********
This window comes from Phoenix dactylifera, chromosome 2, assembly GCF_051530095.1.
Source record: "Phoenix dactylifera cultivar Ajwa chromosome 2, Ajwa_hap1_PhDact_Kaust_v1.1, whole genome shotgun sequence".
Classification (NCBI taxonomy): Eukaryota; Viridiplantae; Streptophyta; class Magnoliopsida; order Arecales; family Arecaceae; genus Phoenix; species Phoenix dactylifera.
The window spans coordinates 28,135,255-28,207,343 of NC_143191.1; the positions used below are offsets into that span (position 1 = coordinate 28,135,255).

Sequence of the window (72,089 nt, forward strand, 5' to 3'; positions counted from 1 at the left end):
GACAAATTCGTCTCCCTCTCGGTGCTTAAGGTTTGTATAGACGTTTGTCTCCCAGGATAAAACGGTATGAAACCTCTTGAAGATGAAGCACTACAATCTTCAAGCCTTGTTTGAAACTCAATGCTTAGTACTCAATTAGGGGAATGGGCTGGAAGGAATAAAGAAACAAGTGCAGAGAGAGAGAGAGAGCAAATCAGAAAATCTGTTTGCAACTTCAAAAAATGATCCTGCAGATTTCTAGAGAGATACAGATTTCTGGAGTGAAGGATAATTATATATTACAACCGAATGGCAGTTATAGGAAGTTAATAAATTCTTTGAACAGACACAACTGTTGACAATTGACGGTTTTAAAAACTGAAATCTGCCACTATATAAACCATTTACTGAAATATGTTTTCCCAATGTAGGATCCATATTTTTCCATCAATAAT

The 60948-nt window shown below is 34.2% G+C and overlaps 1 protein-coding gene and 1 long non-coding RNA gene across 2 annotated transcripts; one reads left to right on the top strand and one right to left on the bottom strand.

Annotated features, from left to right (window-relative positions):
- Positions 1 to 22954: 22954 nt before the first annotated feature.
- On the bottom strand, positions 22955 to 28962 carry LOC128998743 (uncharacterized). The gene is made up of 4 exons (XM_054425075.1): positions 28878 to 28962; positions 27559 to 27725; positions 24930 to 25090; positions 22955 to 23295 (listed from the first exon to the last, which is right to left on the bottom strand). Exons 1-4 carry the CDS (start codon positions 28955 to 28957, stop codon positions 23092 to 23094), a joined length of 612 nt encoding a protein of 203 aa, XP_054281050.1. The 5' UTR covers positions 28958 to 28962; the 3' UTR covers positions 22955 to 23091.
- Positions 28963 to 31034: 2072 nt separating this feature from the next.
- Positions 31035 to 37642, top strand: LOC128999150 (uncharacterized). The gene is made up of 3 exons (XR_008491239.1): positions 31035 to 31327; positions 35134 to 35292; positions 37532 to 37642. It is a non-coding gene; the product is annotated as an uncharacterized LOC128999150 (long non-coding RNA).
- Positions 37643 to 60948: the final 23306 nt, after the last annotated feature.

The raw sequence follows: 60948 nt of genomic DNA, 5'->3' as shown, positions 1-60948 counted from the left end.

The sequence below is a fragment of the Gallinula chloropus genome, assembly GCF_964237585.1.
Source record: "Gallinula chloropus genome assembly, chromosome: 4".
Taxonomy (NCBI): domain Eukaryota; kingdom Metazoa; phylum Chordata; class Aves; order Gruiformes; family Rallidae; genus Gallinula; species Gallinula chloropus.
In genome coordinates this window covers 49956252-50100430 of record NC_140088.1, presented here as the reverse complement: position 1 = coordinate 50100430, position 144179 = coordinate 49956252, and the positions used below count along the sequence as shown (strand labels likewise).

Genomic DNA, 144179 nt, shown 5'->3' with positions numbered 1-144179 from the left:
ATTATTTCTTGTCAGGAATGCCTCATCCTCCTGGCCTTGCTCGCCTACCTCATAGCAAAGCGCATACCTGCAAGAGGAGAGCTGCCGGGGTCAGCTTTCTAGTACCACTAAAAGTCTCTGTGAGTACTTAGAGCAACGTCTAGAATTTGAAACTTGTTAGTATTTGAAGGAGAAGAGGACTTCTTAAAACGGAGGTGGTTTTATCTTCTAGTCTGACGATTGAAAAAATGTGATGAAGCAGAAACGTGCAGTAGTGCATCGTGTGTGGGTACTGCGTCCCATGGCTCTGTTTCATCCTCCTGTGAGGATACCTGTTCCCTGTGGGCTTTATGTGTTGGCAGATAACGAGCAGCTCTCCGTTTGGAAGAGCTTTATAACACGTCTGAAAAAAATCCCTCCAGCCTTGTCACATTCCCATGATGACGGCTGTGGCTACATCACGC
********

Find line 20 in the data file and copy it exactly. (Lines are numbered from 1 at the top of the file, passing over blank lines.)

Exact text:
ATTATTTCTTGTCAGGAATGCCTCATCCTCCTGGCCTTGCTCGCCTACCTCATAGCAAAGCGCATACCTGCAAGAGGAGAGCTGCCGGGGTCAGCTTTCTAGTACCACTAAAAGTCTCTGTGAGTACTTAGAGCAACGTCTAGAATTTGAAACTTGTTAGTATTTGAAGGAGAAGAGGACTTCTTAAAACGGAGGTGGTTTTATCTTCTAGTCTGACGATTGAAAAAATGTGATGAAGCAGAAACGTGCAGTAGTGCATCGTGTGTGGGTACTGCGTCCCATGGCTCTGTTTCATCCTCCTGTGAGGATACCTGTTCCCTGTGGGCTTTATGTGTTGGCAGATAACGAGCAGCTCTCCGTTTGGAAGAGCTTTATAACACGTCTGAAAAAAATCCCTCCAGCCTTGTCACATTCCCATGATGACGGCTGTGGCTACATCACGC